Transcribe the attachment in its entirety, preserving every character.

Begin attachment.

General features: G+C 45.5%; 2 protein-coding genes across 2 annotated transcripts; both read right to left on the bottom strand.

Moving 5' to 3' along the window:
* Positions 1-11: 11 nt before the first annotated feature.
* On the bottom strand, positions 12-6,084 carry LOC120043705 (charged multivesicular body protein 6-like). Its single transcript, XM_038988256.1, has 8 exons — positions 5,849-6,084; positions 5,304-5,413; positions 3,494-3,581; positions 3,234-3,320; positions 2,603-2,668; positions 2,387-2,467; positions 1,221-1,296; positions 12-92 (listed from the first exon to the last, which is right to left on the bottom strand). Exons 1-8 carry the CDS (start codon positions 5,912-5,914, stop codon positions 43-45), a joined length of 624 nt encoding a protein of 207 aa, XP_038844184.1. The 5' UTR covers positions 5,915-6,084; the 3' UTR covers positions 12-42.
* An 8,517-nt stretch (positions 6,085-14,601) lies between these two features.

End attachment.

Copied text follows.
General features: G+C 45.5%; 2 protein-coding genes across 2 annotated transcripts; both read right to left on the bottom strand.

Moving 5' to 3' along the window:
* Positions 1-11: 11 nt before the first annotated feature.
* On the bottom strand, positions 12-6,084 carry LOC120043705 (charged multivesicular body protein 6-like). Its single transcript, XM_038988256.1, has 8 exons — positions 5,849-6,084; positions 5,304-5,413; positions 3,494-3,581; positions 3,234-3,320; positions 2,603-2,668; positions 2,387-2,467; positions 1,221-1,296; positions 12-92 (listed from the first exon to the last, which is right to left on the bottom strand). Exons 1-8 carry the CDS (start codon positions 5,912-5,914, stop codon positions 43-45), a joined length of 624 nt encoding a protein of 207 aa, XP_038844184.1. The 5' UTR covers positions 5,915-6,084; the 3' UTR covers positions 12-42.
* An 8,517-nt stretch (positions 6,085-14,601) lies between these two features.